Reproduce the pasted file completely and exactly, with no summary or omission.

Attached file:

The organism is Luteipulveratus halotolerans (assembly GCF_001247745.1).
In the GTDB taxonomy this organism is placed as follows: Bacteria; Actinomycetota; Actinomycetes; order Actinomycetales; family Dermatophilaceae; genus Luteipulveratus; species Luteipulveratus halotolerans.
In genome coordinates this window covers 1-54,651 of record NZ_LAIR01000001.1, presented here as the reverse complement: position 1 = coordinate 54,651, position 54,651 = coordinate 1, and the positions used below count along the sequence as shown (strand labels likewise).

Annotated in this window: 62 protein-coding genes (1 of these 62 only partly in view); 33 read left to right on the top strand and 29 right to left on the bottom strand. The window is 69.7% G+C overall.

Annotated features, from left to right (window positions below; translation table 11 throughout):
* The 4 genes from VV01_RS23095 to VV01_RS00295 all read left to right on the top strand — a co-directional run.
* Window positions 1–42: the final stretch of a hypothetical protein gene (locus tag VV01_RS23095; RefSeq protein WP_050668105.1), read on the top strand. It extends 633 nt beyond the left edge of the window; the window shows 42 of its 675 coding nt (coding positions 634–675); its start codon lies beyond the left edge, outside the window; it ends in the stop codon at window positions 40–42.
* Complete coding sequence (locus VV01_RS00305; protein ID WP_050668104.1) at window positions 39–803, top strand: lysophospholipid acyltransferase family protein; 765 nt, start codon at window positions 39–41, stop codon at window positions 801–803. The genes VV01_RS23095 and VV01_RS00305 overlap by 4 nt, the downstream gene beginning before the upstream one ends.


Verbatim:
The organism is Luteipulveratus halotolerans (assembly GCF_001247745.1).
In the GTDB taxonomy this organism is placed as follows: Bacteria; Actinomycetota; Actinomycetes; order Actinomycetales; family Dermatophilaceae; genus Luteipulveratus; species Luteipulveratus halotolerans.
In genome coordinates this window covers 1-54,651 of record NZ_LAIR01000001.1, presented here as the reverse complement: position 1 = coordinate 54,651, position 54,651 = coordinate 1, and the positions used below count along the sequence as shown (strand labels likewise).

Annotated in this window: 62 protein-coding genes (1 of these 62 only partly in view); 33 read left to right on the top strand and 29 right to left on the bottom strand. The window is 69.7% G+C overall.

Annotated features, from left to right (window positions below; translation table 11 throughout):
* The 4 genes from VV01_RS23095 to VV01_RS00295 all read left to right on the top strand — a co-directional run.
* Window positions 1–42: the final stretch of a hypothetical protein gene (locus tag VV01_RS23095; RefSeq protein WP_050668105.1), read on the top strand. It extends 633 nt beyond the left edge of the window; the window shows 42 of its 675 coding nt (coding positions 634–675); its start codon lies beyond the left edge, outside the window; it ends in the stop codon at window positions 40–42.
* Complete coding sequence (locus VV01_RS00305; protein ID WP_050668104.1) at window positions 39–803, top strand: lysophospholipid acyltransferase family protein; 765 nt, start codon at window positions 39–41, stop codon at window positions 801–803. The genes VV01_RS23095 and VV01_RS00305 overlap by 4 nt, the downstream gene beginning before the upstream one ends.